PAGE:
Appendix B sets out APs and ERs, assuming a PC (non FCFS). The PC is that at any given time, for various units of capacities for particular time horizons (days for example), for each row (product), calculate the ER from those resources (capacities) if it is decided to accept an order. For AC=1, PC(3W), the ER is $825 as opposed to $850 if only PC(1W) were accepted. Thus for optimal control, PC(3W) for AC=1 should be rejected. $850 is the asking price for AC=1. This is the minimum price (value) to accept. At AC=1, PC(3W) ($800) is rejected since its ER is less than the AP. However as the AC increases, the value of the added capacities goes down. For AC=2, any order is accepted; the AP (ER(2)−ER(1) under optimal control) is $550 and is less than the ER for the lowest product offering. AP goes even lower at AC=3 ($150) and ultimately to 0 at AC=4.
The asking price (AP) for a given value of AC is the maximum expected revenue for this last unit of capacity. Thus for AC=1, AP=$850 with the control policy being to reject PC(3W). As stated above, AP is a function of PC. Comparing the results of Appendices A and B, for AC=1, the AP for the non-FCFS PC policy is $850 versus $825 for FCFS. At AC=2, it is higher for FCFS simply because it was sub optimal for AC=1. At AC=3, the two are the same and the two controls become the same operationally. Generally a PC policy is needed when there is limited capacity with respect to demand.
Typically, business practice does not allow for varying prices for the same physical item since the customer does not perceive added value. However by recognizing that there is an underlying higher paying customer demand that can be tapped by tying delivery time to the product, more revenue is extracted. A control mechanism assigns allocations to each product based on the available capacity for the time horizon (day, week or whatever is appropriate) under consideration. In the example, all capacity is available for an order of PC (1D), and then there is some fraction of the capacity available to PC (1W), and a lower fraction to PC (3W). Because the calculations assume one order at a time, the calculations may change if the order quantity is large.
The following steps can be taken to make a significant positive impact on revenue and profit. First, analyze underlying demand to obtain a relationship between price charged and demand. The result is a product design (PD) scheme. Design history databases for help in demand forecasts. Institute business process flows that employ a product control scheme. This will result in computer implemented methods and screens for order processors that will provide visibility into future plant/manufacturing facility status and also what products will be made available in what quantities. Various computer-implemented supply management tools could be used, each corresponding to one of the steps. The modules could be, for example, Demand Analyzer, Forecasting Engine and Optimizer modules, such as those available from i2 Corporation.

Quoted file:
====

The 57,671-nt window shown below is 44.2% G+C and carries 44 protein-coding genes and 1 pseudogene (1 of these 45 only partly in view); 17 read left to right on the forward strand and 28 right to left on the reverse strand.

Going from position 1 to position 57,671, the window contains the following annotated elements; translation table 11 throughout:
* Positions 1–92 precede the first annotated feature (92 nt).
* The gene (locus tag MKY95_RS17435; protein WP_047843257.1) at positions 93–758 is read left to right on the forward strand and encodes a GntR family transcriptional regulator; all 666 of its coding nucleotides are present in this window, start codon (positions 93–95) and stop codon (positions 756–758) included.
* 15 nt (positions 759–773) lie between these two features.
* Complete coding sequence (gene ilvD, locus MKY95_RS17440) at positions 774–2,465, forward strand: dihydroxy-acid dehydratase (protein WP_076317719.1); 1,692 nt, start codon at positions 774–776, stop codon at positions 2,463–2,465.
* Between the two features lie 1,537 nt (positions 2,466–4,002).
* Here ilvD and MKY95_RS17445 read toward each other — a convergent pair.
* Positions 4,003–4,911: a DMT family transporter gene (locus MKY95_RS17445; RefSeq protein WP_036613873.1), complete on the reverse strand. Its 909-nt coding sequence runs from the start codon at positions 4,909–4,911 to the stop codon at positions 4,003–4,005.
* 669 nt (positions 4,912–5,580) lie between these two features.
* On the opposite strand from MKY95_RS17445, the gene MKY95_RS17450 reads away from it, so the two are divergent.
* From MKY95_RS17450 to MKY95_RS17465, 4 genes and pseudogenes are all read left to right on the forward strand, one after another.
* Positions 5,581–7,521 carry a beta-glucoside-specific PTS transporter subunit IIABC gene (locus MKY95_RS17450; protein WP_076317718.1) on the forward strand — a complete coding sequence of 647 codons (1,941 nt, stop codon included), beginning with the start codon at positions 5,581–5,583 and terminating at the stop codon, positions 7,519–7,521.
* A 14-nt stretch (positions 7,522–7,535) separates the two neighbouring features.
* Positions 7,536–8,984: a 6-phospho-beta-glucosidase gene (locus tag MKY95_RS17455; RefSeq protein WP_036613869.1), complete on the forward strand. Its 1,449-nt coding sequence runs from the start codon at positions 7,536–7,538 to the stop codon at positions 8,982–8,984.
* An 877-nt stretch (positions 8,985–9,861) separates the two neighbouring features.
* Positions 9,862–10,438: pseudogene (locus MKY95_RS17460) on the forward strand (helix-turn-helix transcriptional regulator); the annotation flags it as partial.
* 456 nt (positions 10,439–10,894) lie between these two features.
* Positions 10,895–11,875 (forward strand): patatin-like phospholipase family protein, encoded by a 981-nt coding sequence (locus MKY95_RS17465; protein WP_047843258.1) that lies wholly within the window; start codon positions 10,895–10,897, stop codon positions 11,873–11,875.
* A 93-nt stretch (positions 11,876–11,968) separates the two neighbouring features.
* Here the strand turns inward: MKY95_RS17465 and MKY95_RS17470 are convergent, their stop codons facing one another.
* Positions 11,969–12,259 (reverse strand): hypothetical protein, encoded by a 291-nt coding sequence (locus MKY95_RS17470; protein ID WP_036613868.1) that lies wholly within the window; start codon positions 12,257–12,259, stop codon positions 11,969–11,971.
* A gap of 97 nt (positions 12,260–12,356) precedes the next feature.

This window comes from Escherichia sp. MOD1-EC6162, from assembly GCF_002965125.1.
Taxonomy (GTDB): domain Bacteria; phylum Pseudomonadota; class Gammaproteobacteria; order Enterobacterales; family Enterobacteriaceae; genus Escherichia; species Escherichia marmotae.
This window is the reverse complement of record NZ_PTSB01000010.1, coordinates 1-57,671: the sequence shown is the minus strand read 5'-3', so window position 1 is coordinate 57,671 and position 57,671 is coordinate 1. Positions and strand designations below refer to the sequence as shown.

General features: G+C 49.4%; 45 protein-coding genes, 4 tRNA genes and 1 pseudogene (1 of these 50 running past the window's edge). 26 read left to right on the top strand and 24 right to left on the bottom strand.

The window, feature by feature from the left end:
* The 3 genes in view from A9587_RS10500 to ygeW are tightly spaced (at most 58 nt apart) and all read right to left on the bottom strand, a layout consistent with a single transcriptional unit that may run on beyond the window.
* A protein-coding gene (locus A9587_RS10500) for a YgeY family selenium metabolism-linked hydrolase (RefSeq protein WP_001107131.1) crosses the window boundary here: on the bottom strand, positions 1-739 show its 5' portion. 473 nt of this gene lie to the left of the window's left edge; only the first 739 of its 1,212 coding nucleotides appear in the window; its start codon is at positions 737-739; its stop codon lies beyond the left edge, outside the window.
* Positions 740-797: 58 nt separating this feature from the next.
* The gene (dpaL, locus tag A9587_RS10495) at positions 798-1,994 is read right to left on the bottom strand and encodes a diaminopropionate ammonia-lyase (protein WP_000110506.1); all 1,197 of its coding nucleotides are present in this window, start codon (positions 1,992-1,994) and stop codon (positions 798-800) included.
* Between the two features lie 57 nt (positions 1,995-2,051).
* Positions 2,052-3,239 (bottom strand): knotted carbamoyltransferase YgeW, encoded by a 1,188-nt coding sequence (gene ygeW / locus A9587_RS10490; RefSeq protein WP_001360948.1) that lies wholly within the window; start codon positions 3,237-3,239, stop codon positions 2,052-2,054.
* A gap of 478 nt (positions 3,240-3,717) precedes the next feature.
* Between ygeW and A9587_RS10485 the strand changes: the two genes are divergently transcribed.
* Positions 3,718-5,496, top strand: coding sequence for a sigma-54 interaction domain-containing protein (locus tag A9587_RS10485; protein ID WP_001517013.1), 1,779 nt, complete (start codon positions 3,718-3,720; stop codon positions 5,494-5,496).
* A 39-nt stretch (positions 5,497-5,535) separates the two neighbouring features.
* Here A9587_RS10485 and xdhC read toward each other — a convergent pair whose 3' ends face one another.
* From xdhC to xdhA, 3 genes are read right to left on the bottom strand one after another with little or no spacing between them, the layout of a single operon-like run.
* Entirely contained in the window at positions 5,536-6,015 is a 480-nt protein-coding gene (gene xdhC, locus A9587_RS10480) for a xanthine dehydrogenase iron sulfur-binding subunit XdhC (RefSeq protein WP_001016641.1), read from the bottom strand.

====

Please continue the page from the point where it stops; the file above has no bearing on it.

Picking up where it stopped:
The above examples include simplifying assumptions to illustrate numerically the PC and PD process. However, there may be some real world realities that need to be addressed. If the order quantity is more than a given threshold, the PC scheme will have to be made more sophisticated since the calculated AP is for the last unit of capacity and may change as orders come in. If the MTO manufacturer has other suppliers, the complete upstream supply chain may have to be considered and its reliability factored in depending upon the relationship between the two. The downstream chain may also be important. If there are multiple items and capacity units (say more than one work center or materials) the VM model needs to be generalized. Once the multiple items have been mapped into multiple products, the problem is conceptually similar to one item that has been productized. The multiple resources can be handled by arriving at an AP for each resource (constrained or not—in which case it could be small or 0). If the sum of the utilized resources' AP is less than the value being obtained then the product can be made available.
It should also be noted that the PC relies on the availability of unconstrained demand, i.e., demand that exists for a product regardless of whether it will be available or not. In reality the recorded history will only have actual realized demand (or constrained demand). This can place additional burdens on the forecasting algorithms since they use the histories to forecast.
Although the present invention has been described in detail, it should be understood that various changes, substitutions, and alterations can be made hereto without departing from the spirit and scope of the invention as defined by the appended claims.